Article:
Davis is set to welcome Whole Foods Market to Davis Commons next week, with the store’s grand opening on Oct. 24. Davis Mayor Joe Krovoza and the store’s management will take part in an inaugural bread-baking ceremony at 9:45 a.m.
With Davis’ long tradition of small retailers and local sourcing, Whole Foods has pledged to offer a range of food and other items acquired from vendors less than 100 miles from the city. Marketing and communications team leader Kristen Tantarelli has also been keen to highlight the $18.3 billion chain’s efforts to integrate itself into the local community.
“Whole Foods may be a large chain, but although it’s the same name everywhere, each one is a neighborhood grocery store,” Tantarelli said. “We look to do a lot of great stuff for local nonprofit organizations, including our Nickels for Non-Profit, where customers who bring their own bags receive a five-cent credit which they can donate to our selected nonprofit. From opening until January, we’re associated with Friends of UC Davis Arboretum.”
Despite Davis’ long history of resistance to large chain stores, the opening of the grocery giant on the former Borders premises has been well-received by the city’s residents, according to Tantarelli.
“We’ve had a positive response from the community,” Tantarelli said.
Tantarelli suggested that Whole Foods would add to customers’ choices rather than take business away from local suppliers such as the Davis Food Co-op.
Tarin Varughese, a Davis resident and Co-op customer, agreed that increased choice for residents would be a good thing.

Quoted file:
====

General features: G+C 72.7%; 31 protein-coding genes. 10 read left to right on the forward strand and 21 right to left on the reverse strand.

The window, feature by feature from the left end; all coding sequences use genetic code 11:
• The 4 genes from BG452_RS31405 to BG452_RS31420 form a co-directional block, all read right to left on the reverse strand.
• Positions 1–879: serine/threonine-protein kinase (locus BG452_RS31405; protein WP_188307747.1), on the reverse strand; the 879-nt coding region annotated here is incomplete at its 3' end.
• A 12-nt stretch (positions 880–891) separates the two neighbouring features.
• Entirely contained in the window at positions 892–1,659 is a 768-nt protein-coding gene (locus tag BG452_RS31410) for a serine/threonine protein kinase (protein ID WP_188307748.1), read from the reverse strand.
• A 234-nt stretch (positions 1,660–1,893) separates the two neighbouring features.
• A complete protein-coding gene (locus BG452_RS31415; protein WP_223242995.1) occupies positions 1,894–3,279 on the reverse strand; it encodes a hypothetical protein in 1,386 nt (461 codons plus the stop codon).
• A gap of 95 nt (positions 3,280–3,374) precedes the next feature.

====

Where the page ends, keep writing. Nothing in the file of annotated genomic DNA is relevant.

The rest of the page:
“I’m excited that [Whole Foods] is opening, as they have a lot of good gluten-free brands,” she said. “The people who come [to the Co-op] are very loyal.”
Kyle Lockhart, another Co-op customer, echoed her opinion.
“I think the Co-op has done some research on other towns which have had the big stores move in,” Lockhart said. “The people who shop here are very loyal and if feels very personal. I don’t think they’ll lose business.”
Varughese added that she did not believe that the introduction of Trader Joe’s last year had had a detrimental effect on the Co-op’s business.
“People were still coming here, I think they [the Co-op] put money in and expanded,” Varughese said.
One area of concern for students has been the expected prices in the new store.
“I’ll check the store out, but it will probably be too expensive. It’s nice to have the choice, though,” said James Lee, a third-year economics major.
Tantarelli responded to these concerns by noting that there will be a series of promotions offered from opening, including a $2 discount on the salad and hot bar from 7 to 9 a.m.
“We are committed to using only quality, natural ingredients [in our products],” she said.
She added that the firm supports Proposition 37, which would enforce the labeling of genetically modified goods, and is an active partner in the Non-GMO Project.
Tantarelli also stressed the opportunities for Davis students and members of the wider community as a result of the opening.
“We have hired a hundred local people for opening, and there will be numerous more openings throughout the year through the careers section of our website,” Tantarelli said.
MATT COSTELLO can be reached at email@example.com.